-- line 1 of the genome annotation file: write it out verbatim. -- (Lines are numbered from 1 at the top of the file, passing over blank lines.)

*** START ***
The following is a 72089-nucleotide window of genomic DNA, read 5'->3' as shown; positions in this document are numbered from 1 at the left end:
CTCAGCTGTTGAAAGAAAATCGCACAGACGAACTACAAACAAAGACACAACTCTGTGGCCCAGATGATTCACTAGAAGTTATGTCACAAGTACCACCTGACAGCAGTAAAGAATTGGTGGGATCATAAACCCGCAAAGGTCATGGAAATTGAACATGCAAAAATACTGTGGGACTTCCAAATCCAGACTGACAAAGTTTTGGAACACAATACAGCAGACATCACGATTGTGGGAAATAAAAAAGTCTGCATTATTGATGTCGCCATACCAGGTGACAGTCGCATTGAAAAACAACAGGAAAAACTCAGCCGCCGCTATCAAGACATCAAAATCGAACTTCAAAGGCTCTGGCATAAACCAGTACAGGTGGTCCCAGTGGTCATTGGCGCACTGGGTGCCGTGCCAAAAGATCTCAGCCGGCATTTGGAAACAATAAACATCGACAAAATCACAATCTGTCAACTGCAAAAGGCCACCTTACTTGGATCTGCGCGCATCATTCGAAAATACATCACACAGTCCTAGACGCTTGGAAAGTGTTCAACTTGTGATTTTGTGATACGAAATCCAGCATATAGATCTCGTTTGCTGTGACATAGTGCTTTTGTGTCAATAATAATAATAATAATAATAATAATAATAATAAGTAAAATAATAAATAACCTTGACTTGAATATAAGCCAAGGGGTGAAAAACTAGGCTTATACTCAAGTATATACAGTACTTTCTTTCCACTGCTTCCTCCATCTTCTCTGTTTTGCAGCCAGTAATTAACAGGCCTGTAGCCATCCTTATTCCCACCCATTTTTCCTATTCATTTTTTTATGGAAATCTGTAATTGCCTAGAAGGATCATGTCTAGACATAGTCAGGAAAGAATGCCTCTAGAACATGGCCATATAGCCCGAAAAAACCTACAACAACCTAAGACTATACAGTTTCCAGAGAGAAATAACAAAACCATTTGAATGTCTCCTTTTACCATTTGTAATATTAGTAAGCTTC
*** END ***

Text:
The following is a 72089-nucleotide window of genomic DNA, read 5'->3' as shown; positions in this document are numbered from 1 at the left end: